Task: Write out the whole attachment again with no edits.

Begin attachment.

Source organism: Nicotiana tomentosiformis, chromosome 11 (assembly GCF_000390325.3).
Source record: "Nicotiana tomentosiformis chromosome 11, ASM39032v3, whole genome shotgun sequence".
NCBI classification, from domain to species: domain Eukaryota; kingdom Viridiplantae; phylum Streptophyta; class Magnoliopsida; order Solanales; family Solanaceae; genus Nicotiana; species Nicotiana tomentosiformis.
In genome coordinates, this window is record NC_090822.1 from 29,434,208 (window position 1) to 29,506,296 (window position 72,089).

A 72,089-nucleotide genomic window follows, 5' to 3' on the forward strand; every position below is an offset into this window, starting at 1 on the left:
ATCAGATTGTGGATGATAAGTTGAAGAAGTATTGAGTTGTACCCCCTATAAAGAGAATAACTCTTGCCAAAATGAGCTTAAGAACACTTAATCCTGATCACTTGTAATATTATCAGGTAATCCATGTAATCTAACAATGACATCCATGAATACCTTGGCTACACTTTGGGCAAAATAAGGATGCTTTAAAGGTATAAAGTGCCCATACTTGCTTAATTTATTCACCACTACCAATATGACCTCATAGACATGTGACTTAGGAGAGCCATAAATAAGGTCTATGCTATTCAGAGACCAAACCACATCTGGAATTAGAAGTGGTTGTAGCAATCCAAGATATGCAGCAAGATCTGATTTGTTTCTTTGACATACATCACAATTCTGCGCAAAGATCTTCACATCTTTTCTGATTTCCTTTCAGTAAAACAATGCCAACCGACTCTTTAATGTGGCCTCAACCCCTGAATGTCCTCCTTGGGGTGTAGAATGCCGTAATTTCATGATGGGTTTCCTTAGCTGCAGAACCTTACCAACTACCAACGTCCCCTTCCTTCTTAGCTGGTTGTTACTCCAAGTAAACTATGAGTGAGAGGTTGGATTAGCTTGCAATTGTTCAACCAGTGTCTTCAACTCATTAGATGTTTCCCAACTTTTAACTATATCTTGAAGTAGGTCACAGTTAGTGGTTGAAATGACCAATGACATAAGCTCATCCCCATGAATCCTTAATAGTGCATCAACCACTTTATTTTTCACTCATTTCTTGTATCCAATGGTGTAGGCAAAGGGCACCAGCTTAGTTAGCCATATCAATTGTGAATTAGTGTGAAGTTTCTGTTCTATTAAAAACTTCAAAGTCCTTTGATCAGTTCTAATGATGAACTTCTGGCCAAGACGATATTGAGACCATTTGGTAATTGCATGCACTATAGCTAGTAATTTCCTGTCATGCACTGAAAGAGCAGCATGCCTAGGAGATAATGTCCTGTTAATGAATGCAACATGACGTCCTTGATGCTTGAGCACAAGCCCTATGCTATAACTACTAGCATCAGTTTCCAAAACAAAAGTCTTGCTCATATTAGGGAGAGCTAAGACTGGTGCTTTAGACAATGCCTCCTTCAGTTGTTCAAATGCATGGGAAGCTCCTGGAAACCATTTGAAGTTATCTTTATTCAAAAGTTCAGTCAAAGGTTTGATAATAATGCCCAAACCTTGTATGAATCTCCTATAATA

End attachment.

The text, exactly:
Source organism: Nicotiana tomentosiformis, chromosome 11 (assembly GCF_000390325.3).
Source record: "Nicotiana tomentosiformis chromosome 11, ASM39032v3, whole genome shotgun sequence".
NCBI classification, from domain to species: domain Eukaryota; kingdom Viridiplantae; phylum Streptophyta; class Magnoliopsida; order Solanales; family Solanaceae; genus Nicotiana; species Nicotiana tomentosiformis.
In genome coordinates, this window is record NC_090822.1 from 29,434,208 (window position 1) to 29,506,296 (window position 72,089).

A 72,089-nucleotide genomic window follows, 5' to 3' on the forward strand; every position below is an offset into this window, starting at 1 on the left:
ATCAGATTGTGGATGATAAGTTGAAGAAGTATTGAGTTGTACCCCCTATAAAGAGAATAACTCTTGCCAAAATGAGCTTAAGAACACTTAATCCTGATCACTTGTAATATTATCAGGTAATCCATGTAATCTAACAATGACATCCATGAATACCTTGGCTACACTTTGGGCAAAATAAGGATGCTTTAAAGGTATAAAGTGCCCATACTTGCTTAATTTATTCACCACTACCAATATGACCTCATAGACATGTGACTTAGGAGAGCCATAAATAAGGTCTATGCTATTCAGAGACCAAACCACATCTGGAATTAGAAGTGGTTGTAGCAATCCAAGATATGCAGCAAGATCTGATTTGTTTCTTTGACATACATCACAATTCTGCGCAAAGATCTTCACATCTTTTCTGATTTCCTTTCAGTAAAACAATGCCAACCGACTCTTTAATGTGGCCTCAACCCCTGAATGTCCTCCTTGGGGTGTAGAATGCCGTAATTTCATGATGGGTTTCCTTAGCTGCAGAACCTTACCAACTACCAACGTCCCCTTCCTTCTTAGCTGGTTGTTACTCCAAGTAAACTATGAGTGAGAGGTTGGATTAGCTTGCAATTGTTCAACCAGTGTCTTCAACTCATTAGATGTTTCCCAACTTTTAACTATATCTTGAAGTAGGTCACAGTTAGTGGTTGAAATGACCAATGACATAAGCTCATCCCCATGAATCCTTAATAGTGCATCAACCACTTTATTTTTCACTCATTTCTTGTATCCAATGGTGTAGGCAAAGGGCACCAGCTTAGTTAGCCATATCAATTGTGAATTAGTGTGAAGTTTCTGTTCTATTAAAAACTTCAAAGTCCTTTGATCAGTTCTAATGATGAACTTCTGGCCAAGACGATATTGAGACCATTTGGTAATTGCATGCACTATAGCTAGTAATTTCCTGTCATGCACTGAAAGAGCAGCATGCCTAGGAGATAATGTCCTGTTAATGAATGCAACATGACGTCCTTGATGCTTGAGCACAAGCCCTATGCTATAACTACTAGCATCAGTTTCCAAAACAAAAGTCTTGCTCATATTAGGGAGAGCTAAGACTGGTGCTTTAGACAATGCCTCCTTCAGTTGTTCAAATGCATGGGAAGCTCCTGGAAACCATTTGAAGTTATCTTTATTCAAAAGTTCAGTCAAAGGTTTGATAATAATGCCCAAACCTTGTATGAATCTCCTATAATA